A new poll shows opposition to a ban on so-called assault weapons is near an all-time high despite the confused terminology it used.
The Gallup poll of 1,019 adults, conducted between October 1 and 10, found 57 percent of respondents opposed to banning semiautomatic guns that a number of states define as "assault weapons." Opposition to such a ban increased by 6 points since Gallup last asked about it a year ago. Forty percent said they support a ban.
The numbers are nearly the exact opposite from when Gallup first asked the question in 1996 when 57 percent indicated support while 42 percent indicated opposition. Opposition to a ban was at its highest in 2016 when 61 percent said they opposed it and 36 percent said they supported it.
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The partisan divide is prevalent in the results with 56 percent of Democrats supporting a ban, support from independents at 38 percent, and only 25 percent of Republicans. There was also a clear divide between gun owners and nonowners. Forty-six percent of households without firearms support a ban while only 33 percent of those with a gun do.
However, Gallup's decision to use the terms "semi-automatic gun," "assault rifle," and "assault weapon" interchangeably in their question and write up of the poll make the results of the polling less clear as those terms have markedly different meanings. Semiautomatic guns require the trigger to be depressed for each round fired. While statutes on what qualifies as an "assault weapon" vary in the handful of states that regulate them, they all pertain to semiautomatic-only guns but make up only a subset of all semiautomatic guns. "Assault rifles," on the other hand, are defined by the Defense Intelligence Agency as being capable of switching between semiautomatic fire and some form of fully automatic fire (otherwise known as selective-fire).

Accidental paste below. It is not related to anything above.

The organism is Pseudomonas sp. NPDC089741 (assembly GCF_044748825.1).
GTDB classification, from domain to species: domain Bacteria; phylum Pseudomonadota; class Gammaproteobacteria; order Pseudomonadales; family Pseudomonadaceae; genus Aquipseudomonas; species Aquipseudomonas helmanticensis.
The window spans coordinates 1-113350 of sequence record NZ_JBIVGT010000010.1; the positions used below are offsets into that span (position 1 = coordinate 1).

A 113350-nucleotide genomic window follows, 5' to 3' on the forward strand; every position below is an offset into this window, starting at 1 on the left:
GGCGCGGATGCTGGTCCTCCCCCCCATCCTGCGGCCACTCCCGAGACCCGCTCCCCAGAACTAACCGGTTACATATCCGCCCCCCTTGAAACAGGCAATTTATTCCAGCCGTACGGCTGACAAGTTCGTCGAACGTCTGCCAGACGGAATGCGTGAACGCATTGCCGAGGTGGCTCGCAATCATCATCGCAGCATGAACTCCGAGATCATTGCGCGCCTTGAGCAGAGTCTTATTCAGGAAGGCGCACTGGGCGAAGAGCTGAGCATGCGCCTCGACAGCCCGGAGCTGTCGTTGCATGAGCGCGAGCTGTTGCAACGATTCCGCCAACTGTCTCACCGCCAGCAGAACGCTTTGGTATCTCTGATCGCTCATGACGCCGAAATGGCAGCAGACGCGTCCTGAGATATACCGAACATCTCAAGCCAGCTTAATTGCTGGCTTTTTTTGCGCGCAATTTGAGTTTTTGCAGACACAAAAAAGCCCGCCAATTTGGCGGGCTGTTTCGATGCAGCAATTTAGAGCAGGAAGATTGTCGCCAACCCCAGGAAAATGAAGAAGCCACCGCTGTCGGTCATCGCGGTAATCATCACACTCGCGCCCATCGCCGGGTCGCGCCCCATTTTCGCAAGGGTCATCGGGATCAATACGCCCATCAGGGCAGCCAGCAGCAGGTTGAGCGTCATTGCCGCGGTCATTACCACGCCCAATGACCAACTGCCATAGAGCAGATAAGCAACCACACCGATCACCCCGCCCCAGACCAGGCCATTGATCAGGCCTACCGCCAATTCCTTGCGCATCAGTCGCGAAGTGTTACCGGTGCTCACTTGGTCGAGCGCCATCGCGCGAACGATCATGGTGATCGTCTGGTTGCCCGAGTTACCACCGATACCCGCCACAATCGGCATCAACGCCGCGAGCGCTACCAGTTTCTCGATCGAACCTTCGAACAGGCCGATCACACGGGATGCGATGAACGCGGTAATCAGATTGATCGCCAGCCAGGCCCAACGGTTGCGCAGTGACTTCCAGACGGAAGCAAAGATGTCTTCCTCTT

The specific question Gallup used in its poll includes a direct contradiction because it asked people if they would support a ban on "semi-automatic guns, known as assault rifles." Since "assault rifles" are not semiautomatic guns, the question is incoherent. The company's write up of the results further confuses the issue by declaring the results show "57% oppose banning semi-automatic guns; 40% favor a ban" and later describes the results as pertaining to "assault weapons."
The laws governing "semi-automatic guns," "assault weapons," and "assault rifles" vary greatly and Americans' views of those firearms likely do as well. "Semi-automatic guns" make up the vast majority of firearms owned by Americans and are legal to sell in all 50 states. "Assault weapons" generally include semiautomatic rifles like the AR-15 or civilian AK-47 models but can also include some shotguns and handguns as well—they are banned in a handful of states like California and Massachusetts. New civilian sales of "assault rifles" are banned under federal law and only those registered before a certain date are able to be sold on the used market.
It's unclear why Gallup used the terms interchangeably or how much it effects the outcome of their poll.
Gallup did not immediately respond to a request for comment.